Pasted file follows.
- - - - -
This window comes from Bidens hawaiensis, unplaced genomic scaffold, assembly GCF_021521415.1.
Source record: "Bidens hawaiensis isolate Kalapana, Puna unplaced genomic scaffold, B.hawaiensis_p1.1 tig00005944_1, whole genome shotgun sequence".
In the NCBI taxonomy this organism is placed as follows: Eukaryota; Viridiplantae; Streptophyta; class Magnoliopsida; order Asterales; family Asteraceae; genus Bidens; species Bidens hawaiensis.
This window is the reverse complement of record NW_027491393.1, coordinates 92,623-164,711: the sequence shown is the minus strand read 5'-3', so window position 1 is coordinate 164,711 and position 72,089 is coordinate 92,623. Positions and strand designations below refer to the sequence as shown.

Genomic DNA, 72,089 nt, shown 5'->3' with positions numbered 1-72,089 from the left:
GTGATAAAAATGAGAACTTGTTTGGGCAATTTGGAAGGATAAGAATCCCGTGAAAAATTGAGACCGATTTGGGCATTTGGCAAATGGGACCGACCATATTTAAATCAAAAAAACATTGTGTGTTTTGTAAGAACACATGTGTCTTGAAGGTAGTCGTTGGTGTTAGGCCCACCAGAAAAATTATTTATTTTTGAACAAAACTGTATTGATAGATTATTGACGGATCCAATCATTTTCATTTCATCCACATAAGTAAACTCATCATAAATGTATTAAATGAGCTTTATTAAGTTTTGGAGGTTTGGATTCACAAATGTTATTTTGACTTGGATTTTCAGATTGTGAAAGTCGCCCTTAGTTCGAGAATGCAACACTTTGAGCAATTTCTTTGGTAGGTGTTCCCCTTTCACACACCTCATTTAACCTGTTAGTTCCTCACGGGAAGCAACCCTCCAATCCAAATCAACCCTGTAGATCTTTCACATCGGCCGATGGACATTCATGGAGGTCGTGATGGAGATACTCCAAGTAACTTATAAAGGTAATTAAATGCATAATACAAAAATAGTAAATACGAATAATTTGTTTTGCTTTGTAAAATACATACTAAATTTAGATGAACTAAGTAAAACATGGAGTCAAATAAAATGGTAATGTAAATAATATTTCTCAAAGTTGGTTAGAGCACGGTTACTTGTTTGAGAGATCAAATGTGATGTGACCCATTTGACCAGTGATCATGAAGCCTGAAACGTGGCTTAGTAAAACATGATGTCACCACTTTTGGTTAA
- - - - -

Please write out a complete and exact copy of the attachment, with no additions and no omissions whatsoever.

This window comes from Bidens hawaiensis, unplaced genomic scaffold, assembly GCF_021521415.1.
Source record: "Bidens hawaiensis isolate Kalapana, Puna unplaced genomic scaffold, B.hawaiensis_p1.1 tig00005944_1, whole genome shotgun sequence".
In the NCBI taxonomy this organism is placed as follows: Eukaryota; Viridiplantae; Streptophyta; class Magnoliopsida; order Asterales; family Asteraceae; genus Bidens; species Bidens hawaiensis.
This window is the reverse complement of record NW_027491393.1, coordinates 92,623-164,711: the sequence shown is the minus strand read 5'-3', so window position 1 is coordinate 164,711 and position 72,089 is coordinate 92,623. Positions and strand designations below refer to the sequence as shown.

Genomic DNA, 72,089 nt, shown 5'->3' with positions numbered 1-72,089 from the left:
GTGATAAAAATGAGAACTTGTTTGGGCAATTTGGAAGGATAAGAATCCCGTGAAAAATTGAGACCGATTTGGGCATTTGGCAAATGGGACCGACCATATTTAAATCAAAAAAACATTGTGTGTTTTGTAAGAACACATGTGTCTTGAAGGTAGTCGTTGGTGTTAGGCCCACCAGAAAAATTATTTATTTTTGAACAAAACTGTATTGATAGATTATTGACGGATCCAATCATTTTCATTTCATCCACATAAGTAAACTCATCATAAATGTATTAAATGAGCTTTATTAAGTTTTGGAGGTTTGGATTCACAAATGTTATTTTGACTTGGATTTTCAGATTGTGAAAGTCGCCCTTAGTTCGAGAATGCAACACTTTGAGCAATTTCTTTGGTAGGTGTTCCCCTTTCACACACCTCATTTAACCTGTTAGTTCCTCACGGGAAGCAACCCTCCAATCCAAATCAACCCTGTAGATCTTTCACATCGGCCGATGGACATTCATGGAGGTCGTGATGGAGATACTCCAAGTAACTTATAAAGGTAATTAAATGCATAATACAAAAATAGTAAATACGAATAATTTGTTTTGCTTTGTAAAATACATACTAAATTTAGATGAACTAAGTAAAACATGGAGTCAAATAAAATGGTAATGTAAATAATATTTCTCAAAGTTGGTTAGAGCACGGTTACTTGTTTGAGAGATCAAATGTGATGTGACCCATTTGACCAGTGATCATGAAGCCTGAAACGTGGCTTAGTAAAACATGATGTCACCACTTTTGGTTAA